|Author(s):||Leeuwen, Marco H.D. van|
Published by EH.NET (August 2002)
Marco H.D. van Leeuwen, Ineke Maas and Andrew Miles, HISCO: Historical International Standard Classification of Occupations. Leuven: Leuven University Press, 2002. 441 pp. $79.50 (cloth), ISBN: 90-5867-196-8.
Reviewed for EH.NET by Hamish James, Collections Manager, History Data Service, University of Essex.
To date, comparative work drawing on historical occupational data has been beset by the muddle of occupational classifications that have been used by historians. A desire to remain faithful to the nuances of local occupational structure and terminology has often led researchers to create classification schemes that are not quite compatible with those used by others. A tendency to aggregate occupational titles straight into class or status schemas which, of course, reflect the theoretical framework of the researcher, has also added to problems of compatibility. Meanwhile, the historical sources themselves contain many peculiarities to do with the way in which occupational information was originally collected and collated.
The Historical International Standard Classification of Occupations (HISCO) is an attempt to overcome some of these problems by creating an historically sensitive and internationally valid occupational classification that will allow “researchers from a variety of countries to communicate with each other and make international comparisons across the nineteenth and twentieth centuries in social, economic and other fields of history” (p. 1).
Instead of designing a new scheme from scratch, the authors, and others involved in developing HISCO, have taken an existing scheme, ISCO68 (1968 International Standard Classification of Occupations), and customized it for historical research. ISCO68 is the middle of a series of three classifications developed by the International Labour Office, and was selected as the starting point for HISCO because it contains more occupational classifications than the earlier ISCO56 classification while still retaining the historical occupational titles that were subsequently dropped from ISCO88. Jobs that post-date the HISCO period have been deleted. Jobs whose status has altered significantly since the nineteenth century have been reassigned to different groups within the classification system. Jobs of historical importance not included in ISCO68 have been added to HISCO. In addition to the main classification based on ISCO68, HISCO includes three subsidiary classification schemes. A simple status scheme can be used to discern masters from apprentices, or students from graduates for example. The product scheme, based on the United Nations Central Product Scheme, can be used to record details of materials used in an occupation. The relation scheme can be used to record details about individuals who are in some way related to an occupation, such as a farmer’s wife, or a retired jeweler.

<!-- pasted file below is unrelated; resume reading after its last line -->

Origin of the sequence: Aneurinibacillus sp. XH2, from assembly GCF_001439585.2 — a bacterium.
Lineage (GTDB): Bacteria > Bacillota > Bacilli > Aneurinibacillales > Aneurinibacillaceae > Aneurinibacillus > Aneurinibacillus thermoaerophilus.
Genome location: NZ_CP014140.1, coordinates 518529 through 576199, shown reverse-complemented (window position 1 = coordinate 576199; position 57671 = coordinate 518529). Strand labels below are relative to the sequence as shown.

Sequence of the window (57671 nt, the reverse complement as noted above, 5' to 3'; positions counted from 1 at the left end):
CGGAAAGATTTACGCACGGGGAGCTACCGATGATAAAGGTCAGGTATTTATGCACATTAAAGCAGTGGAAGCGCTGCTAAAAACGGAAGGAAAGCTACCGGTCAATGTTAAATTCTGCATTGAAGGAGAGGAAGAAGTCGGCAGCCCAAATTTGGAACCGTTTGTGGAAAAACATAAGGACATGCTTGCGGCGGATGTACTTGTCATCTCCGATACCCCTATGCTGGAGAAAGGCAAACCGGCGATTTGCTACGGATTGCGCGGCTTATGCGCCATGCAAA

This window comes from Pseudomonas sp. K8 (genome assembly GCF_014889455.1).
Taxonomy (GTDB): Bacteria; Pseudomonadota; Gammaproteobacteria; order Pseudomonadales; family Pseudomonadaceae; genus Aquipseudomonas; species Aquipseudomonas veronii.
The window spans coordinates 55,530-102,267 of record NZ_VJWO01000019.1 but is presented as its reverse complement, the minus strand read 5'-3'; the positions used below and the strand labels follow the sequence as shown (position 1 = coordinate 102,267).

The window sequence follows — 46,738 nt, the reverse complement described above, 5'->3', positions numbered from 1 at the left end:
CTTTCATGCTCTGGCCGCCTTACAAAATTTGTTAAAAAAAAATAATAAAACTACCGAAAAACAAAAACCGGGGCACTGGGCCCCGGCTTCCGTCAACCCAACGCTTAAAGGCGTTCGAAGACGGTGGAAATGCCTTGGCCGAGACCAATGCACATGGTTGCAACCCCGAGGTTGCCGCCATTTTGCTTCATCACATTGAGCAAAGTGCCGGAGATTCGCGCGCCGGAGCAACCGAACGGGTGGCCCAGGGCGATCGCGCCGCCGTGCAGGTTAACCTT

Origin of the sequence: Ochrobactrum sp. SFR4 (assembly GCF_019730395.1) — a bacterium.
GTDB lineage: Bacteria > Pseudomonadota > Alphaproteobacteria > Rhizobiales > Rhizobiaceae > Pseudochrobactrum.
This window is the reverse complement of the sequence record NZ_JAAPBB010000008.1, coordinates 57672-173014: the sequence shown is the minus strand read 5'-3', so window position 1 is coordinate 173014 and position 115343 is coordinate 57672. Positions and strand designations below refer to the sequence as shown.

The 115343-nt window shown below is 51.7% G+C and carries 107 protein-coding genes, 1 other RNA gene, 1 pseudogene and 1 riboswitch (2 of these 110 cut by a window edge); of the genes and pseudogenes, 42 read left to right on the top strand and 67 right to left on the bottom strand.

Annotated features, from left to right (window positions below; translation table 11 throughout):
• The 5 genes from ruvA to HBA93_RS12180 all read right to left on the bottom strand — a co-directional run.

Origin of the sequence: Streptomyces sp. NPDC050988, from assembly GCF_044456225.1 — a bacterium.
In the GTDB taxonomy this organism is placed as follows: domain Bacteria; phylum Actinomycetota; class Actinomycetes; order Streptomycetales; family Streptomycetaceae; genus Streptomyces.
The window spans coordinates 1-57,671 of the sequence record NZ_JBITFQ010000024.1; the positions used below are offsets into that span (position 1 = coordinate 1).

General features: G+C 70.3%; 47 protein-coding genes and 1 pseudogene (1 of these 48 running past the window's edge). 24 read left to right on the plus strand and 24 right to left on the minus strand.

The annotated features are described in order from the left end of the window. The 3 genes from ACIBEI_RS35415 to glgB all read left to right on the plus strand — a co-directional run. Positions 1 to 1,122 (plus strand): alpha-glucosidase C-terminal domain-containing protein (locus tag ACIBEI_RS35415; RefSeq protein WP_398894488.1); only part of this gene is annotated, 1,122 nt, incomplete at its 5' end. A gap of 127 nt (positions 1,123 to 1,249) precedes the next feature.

HISCO’s structure closely resembles ISCO68. There are eight major groups divided into 83 minor groups, which contain among them some 284 unit groups. Within the unit groups are 1,881 occupational categories, the finest level of detail within the HISCO scheme. The manual contains an entry for each occupational category (and these take up the bulk of the pages), including a short description of the tasks and activities involved in the occupation described, and a list of the specific historical occupational titles coded to that category during the development of HISCO.
A key point is that HISCO is not a class or status scheme, and should not be judged in those terms. Occupations are classified by economic sector and workplace tasks. For example, major group 6 is “Agricultural, animal husbandry and forestry workers, fishermen and hunters” (the use of fishermen is unusual, the language of the manual is in the main gender neutral), and within this group you will find minor groups such as “forestry workers” containing unit groups such as “loggers” and, finally, occupational categories such as “logger (general),” and “tree feller and bucker.” Inevitably, the distribution of occupations into different categories within HISCO does reveal some of the usual assumptions. You will find professional occupations in major group 0/1 and laborers in major group 7/8/9. But with a total of 1,881 separate occupational categories there is plenty of scope to reassemble HISCO coded data into any number of alternative class or status classifications, and this should allow occupational data to be shared irrespective of the theoretical preferences of individual researchers.